Aging often comes with increased medical needs and, consequently, increased medical risk. A group of researchers, unsatisfied with the current body of knowledge regarding risk-taking and age, wanted to see if older people were more cautious in regards to medical risks than younger adults. They found that, generally, there were few age-related differences in risk-taking behavior while in specific scenarios, although older age groups took on riskier choices.
According to the researchers, elderly people are known to be more cautious and less likely to make risky decisions. However, they point out that this information primarily comes from studies about financial decisions. In order to see whether this could be true for medical decisions, a set of tests were devised:
- Participants were given a scenario where they were quarantined in a city with a contagious and deadly flu (10% death rate). Some were offered the option of taking a vaccine with a 5% death rate, and some were instead made to decide whether to give the vaccine to their child
- The flu-quarantine scenario design was reused for an additional scenario, but this time the patient or child was diagnosed with a deadly, slow-growing cancer and the option was chemotherapy
- An assessment using the Domain-Specific Risk-Taking Scale-Medical (DOSPERT-M), which is a way of gauging how likely someone is to go to the doctor when something is aching or bothering them
The results from the DOSPERT-M showed that there was no significant difference in risk-taking behavior among the different age groups, which shows a marked difference from the financial studies. The authors do note that past studies using DOSPERT-M have had mixed results, and suggests that their differences in findings was in part due to study design and the specific questions used.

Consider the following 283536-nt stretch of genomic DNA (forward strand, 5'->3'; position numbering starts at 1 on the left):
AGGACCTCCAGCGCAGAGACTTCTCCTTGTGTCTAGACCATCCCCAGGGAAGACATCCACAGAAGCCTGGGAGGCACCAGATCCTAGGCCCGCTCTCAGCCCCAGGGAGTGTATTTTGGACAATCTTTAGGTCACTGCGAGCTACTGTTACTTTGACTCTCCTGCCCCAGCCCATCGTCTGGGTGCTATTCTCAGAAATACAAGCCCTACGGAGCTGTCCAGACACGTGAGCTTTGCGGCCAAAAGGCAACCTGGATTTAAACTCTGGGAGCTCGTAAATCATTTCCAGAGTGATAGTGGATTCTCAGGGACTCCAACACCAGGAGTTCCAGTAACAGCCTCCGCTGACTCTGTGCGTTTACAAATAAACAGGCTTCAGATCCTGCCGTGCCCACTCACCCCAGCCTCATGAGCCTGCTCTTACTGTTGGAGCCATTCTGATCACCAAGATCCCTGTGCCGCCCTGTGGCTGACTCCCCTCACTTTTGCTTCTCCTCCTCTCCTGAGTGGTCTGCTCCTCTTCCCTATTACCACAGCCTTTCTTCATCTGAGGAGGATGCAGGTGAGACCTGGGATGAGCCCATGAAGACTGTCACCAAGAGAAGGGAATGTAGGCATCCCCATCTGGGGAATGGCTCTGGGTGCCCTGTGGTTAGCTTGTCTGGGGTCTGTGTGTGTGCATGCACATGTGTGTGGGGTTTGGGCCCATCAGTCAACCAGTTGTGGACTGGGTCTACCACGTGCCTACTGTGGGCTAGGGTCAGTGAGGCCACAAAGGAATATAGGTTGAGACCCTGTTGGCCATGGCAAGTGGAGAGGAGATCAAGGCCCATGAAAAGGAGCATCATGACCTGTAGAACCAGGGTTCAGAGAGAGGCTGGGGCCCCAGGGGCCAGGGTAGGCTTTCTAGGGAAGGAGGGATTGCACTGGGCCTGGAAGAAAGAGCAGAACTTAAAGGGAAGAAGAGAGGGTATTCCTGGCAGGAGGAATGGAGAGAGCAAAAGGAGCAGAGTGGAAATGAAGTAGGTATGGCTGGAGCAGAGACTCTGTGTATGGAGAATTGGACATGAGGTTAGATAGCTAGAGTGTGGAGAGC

In the scenarios, old age was associated with a lower rate of accepting either the vaccine or the chemotherapy for oneself, with the chemotherapy seeing the lowest acceptance rate. All age groups were actually less likely to accept the chemotherapy, but this association was strongest in the older participants. This finding is similar to one that another study found, but the pattern between the cancer and flu vaccine comparisons was different. The authors suggested this might be because their flu scenario specifically mentioned a quarantine and city-wide lockdown, which would prevent participants from considering a third option of leaving.
What This Means
The findings suggest that, where medical treatments are concerned, older people are more inclined towards medical risks if there is an altruistic or strongly beneficial result. In terms of general risk-taking behavior, there does not seem to be much difference between the young and old. Although the results in the larger body of knowledge is mixed, at minimum, these findings suggest there is an inherent hazard to using financial risk-taking findings to infer medical habits.
Hanoch, Y., “Does Medical Risk Perception and Risk Taking Change with Age?” Risk Analysis, 2016; 10.1111/risa.12692.
McSweeny, A., “Elderly will take medical risks given large enough benefits, study shows,” Plymouth University web site, September 27, 2016; https://www.plymouth.ac.uk/news/elderly-will-take-medical-risks-given-large-enough-benefits, last accessed September 28, 2016.